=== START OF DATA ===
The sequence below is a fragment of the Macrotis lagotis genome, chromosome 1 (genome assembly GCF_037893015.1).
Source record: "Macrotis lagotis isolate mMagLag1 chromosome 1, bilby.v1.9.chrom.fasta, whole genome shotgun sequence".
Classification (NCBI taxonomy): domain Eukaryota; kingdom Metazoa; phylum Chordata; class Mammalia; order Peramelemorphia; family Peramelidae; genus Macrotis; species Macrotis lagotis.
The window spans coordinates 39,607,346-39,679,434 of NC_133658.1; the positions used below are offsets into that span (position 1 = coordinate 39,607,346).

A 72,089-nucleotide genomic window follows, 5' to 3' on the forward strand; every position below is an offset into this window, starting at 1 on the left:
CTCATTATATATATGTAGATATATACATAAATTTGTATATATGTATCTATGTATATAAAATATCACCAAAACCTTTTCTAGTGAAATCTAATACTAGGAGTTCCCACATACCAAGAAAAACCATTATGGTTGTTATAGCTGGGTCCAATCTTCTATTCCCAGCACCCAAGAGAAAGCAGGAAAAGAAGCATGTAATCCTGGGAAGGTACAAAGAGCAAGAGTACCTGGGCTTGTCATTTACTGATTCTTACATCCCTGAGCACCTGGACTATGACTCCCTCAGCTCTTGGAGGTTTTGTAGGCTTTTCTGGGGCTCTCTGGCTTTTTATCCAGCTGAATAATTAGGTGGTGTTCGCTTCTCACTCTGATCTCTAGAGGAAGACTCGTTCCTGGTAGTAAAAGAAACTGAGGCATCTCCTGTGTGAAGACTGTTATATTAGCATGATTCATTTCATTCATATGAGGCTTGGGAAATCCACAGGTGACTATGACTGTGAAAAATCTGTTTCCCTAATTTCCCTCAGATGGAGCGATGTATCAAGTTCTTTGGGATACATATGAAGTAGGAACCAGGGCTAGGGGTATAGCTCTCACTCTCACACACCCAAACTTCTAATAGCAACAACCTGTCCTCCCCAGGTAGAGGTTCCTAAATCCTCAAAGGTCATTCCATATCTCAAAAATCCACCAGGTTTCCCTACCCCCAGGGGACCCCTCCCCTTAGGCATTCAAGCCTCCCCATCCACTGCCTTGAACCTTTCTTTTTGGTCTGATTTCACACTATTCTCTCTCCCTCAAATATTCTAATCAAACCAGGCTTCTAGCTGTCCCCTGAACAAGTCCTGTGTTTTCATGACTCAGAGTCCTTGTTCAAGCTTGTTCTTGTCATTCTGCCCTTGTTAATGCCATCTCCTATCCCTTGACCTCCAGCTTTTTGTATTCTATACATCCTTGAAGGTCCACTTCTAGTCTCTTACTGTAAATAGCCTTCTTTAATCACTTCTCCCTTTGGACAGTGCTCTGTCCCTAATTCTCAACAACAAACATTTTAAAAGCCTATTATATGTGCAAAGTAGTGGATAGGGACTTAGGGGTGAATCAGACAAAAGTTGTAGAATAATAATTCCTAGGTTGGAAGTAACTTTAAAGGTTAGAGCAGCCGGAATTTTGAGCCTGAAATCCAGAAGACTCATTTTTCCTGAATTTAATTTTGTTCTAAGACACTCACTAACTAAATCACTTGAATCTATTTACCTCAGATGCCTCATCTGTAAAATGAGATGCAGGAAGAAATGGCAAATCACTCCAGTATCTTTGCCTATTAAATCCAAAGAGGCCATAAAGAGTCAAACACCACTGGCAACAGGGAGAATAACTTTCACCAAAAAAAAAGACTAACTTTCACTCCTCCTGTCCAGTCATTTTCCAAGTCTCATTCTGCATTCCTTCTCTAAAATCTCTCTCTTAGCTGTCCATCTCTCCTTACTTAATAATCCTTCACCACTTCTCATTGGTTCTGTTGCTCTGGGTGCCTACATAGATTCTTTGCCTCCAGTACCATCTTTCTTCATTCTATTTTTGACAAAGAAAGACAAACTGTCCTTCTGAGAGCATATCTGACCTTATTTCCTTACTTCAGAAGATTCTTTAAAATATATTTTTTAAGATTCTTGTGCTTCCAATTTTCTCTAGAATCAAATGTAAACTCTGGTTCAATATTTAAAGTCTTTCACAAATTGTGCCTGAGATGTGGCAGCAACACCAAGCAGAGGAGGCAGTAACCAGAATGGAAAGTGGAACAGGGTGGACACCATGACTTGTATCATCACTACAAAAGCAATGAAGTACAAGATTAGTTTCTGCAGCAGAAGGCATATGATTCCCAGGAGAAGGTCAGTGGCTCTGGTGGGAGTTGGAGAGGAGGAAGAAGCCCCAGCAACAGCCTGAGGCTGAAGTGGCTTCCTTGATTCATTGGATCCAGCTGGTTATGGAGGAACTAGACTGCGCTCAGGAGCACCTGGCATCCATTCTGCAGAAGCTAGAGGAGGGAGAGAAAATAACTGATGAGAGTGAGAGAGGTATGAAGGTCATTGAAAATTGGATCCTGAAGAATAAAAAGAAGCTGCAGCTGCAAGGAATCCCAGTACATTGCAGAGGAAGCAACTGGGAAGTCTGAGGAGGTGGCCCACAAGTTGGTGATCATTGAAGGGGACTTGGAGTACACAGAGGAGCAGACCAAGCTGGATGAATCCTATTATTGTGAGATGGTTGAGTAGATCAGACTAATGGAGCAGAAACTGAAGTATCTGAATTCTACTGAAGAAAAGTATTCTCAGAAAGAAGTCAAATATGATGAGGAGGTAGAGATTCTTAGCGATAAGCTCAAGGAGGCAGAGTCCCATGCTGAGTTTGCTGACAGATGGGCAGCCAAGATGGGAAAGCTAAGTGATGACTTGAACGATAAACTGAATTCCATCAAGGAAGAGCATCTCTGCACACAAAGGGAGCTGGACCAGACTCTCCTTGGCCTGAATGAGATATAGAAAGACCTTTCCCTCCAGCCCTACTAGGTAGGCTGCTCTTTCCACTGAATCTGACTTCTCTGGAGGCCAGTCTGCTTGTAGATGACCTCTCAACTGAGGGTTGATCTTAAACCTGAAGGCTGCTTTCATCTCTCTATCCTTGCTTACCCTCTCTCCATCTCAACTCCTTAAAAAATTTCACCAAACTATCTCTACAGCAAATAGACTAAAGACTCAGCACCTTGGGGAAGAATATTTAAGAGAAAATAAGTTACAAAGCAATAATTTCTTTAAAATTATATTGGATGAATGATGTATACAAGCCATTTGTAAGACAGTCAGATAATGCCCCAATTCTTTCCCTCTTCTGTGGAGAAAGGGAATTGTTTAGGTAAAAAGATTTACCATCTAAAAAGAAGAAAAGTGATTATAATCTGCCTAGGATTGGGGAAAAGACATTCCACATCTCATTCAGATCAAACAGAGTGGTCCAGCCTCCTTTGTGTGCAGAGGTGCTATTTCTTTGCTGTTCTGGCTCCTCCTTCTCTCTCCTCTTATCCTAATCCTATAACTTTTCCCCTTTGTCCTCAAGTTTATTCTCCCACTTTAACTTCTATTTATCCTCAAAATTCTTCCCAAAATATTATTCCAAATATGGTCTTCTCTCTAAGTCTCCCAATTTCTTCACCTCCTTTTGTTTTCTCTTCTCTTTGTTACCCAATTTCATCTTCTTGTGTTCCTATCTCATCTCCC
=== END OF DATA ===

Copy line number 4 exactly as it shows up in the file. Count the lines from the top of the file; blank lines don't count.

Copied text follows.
The window spans coordinates 39,607,346-39,679,434 of NC_133658.1; the positions used below are offsets into that span (position 1 = coordinate 39,607,346).